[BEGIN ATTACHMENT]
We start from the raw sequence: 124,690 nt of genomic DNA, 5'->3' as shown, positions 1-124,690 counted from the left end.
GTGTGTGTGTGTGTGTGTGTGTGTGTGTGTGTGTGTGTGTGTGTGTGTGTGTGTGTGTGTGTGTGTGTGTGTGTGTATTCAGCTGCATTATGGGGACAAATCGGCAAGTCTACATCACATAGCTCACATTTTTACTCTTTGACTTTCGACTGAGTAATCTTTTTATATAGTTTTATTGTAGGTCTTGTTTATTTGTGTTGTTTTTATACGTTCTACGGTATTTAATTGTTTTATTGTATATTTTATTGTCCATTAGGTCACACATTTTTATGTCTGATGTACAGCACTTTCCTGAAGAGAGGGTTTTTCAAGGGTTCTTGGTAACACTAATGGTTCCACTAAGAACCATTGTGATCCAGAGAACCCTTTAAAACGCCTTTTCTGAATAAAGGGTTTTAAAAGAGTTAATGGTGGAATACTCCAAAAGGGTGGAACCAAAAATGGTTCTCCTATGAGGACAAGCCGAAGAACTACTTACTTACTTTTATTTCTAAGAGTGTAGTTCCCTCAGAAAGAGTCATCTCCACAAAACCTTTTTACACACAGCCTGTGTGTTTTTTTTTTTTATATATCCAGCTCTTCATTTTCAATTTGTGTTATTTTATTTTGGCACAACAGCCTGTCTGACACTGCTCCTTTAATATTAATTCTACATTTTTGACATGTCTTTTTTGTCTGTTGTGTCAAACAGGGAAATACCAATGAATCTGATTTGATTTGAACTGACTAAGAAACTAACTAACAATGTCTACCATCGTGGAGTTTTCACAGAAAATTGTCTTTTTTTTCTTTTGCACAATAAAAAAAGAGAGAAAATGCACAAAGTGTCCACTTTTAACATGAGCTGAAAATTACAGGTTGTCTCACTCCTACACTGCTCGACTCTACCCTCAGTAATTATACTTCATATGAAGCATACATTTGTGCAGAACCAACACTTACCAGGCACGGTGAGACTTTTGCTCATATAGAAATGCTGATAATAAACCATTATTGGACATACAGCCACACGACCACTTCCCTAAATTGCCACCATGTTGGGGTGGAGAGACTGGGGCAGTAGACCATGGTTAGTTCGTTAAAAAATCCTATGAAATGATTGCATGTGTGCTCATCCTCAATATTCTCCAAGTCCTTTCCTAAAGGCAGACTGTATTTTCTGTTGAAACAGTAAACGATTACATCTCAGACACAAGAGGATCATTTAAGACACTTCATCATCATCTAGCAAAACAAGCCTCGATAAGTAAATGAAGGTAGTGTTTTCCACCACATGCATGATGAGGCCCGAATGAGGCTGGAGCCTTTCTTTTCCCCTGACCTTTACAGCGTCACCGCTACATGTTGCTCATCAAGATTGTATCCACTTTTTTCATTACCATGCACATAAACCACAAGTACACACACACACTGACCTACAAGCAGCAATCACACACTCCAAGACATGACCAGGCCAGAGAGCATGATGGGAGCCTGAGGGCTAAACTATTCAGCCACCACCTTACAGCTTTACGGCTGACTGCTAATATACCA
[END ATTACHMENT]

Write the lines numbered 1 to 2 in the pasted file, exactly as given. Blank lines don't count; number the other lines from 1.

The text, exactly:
We start from the raw sequence: 124,690 nt of genomic DNA, 5'->3' as shown, positions 1-124,690 counted from the left end.
GTGTGTGTGTGTGTGTGTGTGTGTGTGTGTGTGTGTGTGTGTGTGTGTGTGTGTGTGTGTGTGTGTGTGTGTGTGTATTCAGCTGCATTATGGGGACAAATCGGCAAGTCTACATCACATAGCTCACATTTTTACTCTTTGACTTTCGACTGAGTAATCTTTTTATATAGTTTTATTGTAGGTCTTGTTTATTTGTGTTGTTTTTATACGTTCTACGGTATTTAATTGTTTTATTGTATATTTTATTGTCCATTAGGTCACACATTTTTATGTCTGATGTACAGCACTTTCCTGAAGAGAGGGTTTTTCAAGGGTTCTTGGTAACACTAATGGTTCCACTAAGAACCATTGTGATCCAGAGAACCCTTTAAAACGCCTTTTCTGAATAAAGGGTTTTAAAAGAGTTAATGGTGGAATACTCCAAAAGGGTGGAACCAAAAATGGTTCTCCTATGAGGACAAGCCGAAGAACTACTTACTTACTTTTATTTCTAAGAGTGTAGTTCCCTCAGAAAGAGTCATCTCCACAAAACCTTTTTACACACAGCCTGTGTGTTTTTTTTTTTTATATATCCAGCTCTTCATTTTCAATTTGTGTTATTTTATTTTGGCACAACAGCCTGTCTGACACTGCTCCTTTAATATTAATTCTACATTTTTGACATGTCTTTTTTGTCTGTTGTGTCAAACAGGGAAATACCAATGAATCTGATTTGATTTGAACTGACTAAGAAACTAACTAACAATGTCTACCATCGTGGAGTTTTCACAGAAAATTGTCTTTTTTTTCTTTTGCACAATAAAAAAAGAGAGAAAATGCACAAAGTGTCCACTTTTAACATGAGCTGAAAATTACAGGTTGTCTCACTCCTACACTGCTCGACTCTACCCTCAGTAATTATACTTCATATGAAGCATACATTTGTGCAGAACCAACACTTACCAGGCACGGTGAGACTTTTGCTCATATAGAAATGCTGATAATAAACCATTATTGGACATACAGCCACACGACCACTTCCCTAAATTGCCACCATGTTGGGGTGGAGAGACTGGGGCAGTAGACCATGGTTAGTTCGTTAAAAAATCCTATGAAATGATTGCATGTGTGCTCATCCTCAATATTCTCCAAGTCCTTTCCTAAAGGCAGACTGTATTTTCTGTTGAAACAGTAAACGATTACATCTCAGACACAAGAGGATCATTTAAGACACTTCATCATCATCTAGCAAAACAAGCCTCGATAAGTAAATGAAGGTAGTGTTTTCCACCACATGCATGATGAGGCCCGAATGAGGCTGGAGCCTTTCTTTTCCCCTGACCTTTACAGCGTCACCGCTACATGTTGCTCATCAAGATTGTATCCACTTTTTTCATTACCATGCACATAAACCACAAGTACACACACACACTGACCTACAAGCAGCAATCACACACTCCAAGACATGACCAGGCCAGAGAGCATGATGGGAGCCTGAGGGCTAAACTATTCAGCCACCACCTTACAGCTTTACGGCTGACTGCTAATATACCA